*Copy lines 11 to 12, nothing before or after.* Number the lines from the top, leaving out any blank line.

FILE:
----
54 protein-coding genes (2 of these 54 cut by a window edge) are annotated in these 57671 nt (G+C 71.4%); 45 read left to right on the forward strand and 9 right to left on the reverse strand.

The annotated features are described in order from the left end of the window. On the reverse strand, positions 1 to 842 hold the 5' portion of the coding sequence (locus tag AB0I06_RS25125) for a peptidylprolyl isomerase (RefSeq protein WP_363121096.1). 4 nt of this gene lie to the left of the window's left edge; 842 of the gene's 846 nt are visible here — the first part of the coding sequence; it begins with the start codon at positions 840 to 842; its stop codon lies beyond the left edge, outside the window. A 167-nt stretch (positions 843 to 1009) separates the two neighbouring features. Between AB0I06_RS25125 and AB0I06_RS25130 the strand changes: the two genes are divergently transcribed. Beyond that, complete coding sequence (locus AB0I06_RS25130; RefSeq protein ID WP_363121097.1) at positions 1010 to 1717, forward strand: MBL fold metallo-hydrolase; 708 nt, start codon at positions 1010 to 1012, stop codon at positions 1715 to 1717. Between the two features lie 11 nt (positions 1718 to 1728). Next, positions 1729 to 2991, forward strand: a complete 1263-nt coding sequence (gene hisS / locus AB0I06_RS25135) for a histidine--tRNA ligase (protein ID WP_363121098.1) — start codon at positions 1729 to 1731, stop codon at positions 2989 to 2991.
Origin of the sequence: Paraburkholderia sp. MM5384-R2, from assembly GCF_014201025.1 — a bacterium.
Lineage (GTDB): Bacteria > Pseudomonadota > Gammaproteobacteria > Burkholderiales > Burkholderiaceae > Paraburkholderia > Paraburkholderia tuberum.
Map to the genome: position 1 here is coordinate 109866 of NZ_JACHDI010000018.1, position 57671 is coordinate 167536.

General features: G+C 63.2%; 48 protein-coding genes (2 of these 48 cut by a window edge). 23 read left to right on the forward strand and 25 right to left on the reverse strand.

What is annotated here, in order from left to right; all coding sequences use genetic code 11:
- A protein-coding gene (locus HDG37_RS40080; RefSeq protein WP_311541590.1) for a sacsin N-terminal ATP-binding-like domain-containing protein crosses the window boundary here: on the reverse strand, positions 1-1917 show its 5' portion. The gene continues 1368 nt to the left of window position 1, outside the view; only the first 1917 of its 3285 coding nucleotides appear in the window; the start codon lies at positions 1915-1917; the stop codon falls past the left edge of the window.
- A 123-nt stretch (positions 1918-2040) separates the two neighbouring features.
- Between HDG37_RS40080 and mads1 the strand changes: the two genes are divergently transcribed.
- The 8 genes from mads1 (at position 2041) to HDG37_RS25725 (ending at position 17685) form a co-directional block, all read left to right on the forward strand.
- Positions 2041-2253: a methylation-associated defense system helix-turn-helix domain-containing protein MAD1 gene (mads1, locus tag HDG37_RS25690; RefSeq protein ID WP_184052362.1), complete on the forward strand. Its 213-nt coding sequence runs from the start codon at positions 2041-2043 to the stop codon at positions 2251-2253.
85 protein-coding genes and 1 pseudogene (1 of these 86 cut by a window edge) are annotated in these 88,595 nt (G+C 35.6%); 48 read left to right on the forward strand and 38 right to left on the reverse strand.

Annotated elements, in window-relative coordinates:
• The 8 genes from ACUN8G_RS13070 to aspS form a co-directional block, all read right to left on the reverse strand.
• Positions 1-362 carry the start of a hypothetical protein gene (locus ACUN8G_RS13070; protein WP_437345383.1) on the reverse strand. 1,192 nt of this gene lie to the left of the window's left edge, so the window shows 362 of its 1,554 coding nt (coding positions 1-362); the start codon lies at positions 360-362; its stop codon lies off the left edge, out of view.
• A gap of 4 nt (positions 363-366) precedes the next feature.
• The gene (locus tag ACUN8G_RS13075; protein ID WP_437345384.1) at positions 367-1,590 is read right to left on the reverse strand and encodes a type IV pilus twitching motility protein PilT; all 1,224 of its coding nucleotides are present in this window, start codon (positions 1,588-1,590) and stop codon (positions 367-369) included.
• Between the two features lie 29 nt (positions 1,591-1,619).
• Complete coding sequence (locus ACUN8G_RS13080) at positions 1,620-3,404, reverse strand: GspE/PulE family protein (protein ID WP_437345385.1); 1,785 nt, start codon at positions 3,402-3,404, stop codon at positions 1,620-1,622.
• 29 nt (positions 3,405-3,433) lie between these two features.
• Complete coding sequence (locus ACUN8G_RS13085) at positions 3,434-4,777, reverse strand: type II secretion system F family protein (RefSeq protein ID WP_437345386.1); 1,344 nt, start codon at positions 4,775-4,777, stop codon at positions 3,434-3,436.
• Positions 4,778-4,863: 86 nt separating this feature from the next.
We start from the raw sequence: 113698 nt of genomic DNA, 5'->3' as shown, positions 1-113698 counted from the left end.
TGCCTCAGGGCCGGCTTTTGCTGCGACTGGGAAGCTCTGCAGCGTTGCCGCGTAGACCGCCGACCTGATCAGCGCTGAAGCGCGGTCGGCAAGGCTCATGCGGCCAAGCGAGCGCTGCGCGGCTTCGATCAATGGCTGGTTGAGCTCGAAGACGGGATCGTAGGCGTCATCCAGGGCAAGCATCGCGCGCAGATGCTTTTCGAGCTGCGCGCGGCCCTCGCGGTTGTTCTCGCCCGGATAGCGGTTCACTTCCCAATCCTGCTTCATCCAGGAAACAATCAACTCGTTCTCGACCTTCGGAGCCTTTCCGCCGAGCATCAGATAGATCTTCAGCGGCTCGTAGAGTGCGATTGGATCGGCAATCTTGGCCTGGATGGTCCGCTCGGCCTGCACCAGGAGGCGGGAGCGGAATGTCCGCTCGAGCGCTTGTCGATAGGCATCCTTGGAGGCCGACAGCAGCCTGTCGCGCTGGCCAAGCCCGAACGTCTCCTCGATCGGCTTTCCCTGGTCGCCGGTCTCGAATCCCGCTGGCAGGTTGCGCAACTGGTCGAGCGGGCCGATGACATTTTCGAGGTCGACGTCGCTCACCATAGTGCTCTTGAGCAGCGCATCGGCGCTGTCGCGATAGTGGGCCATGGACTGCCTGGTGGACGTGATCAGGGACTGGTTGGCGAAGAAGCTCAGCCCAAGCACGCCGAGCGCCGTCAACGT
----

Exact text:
- The 8 genes from mads1 (at position 2041) to HDG37_RS25725 (ending at position 17685) form a co-directional block, all read left to right on the forward strand.
- Positions 2041-2253: a methylation-associated defense system helix-turn-helix domain-containing protein MAD1 gene (mads1, locus tag HDG37_RS25690; RefSeq protein ID WP_184052362.1), complete on the forward strand. Its 213-nt coding sequence runs from the start codon at positions 2041-2043 to the stop codon at positions 2251-2253.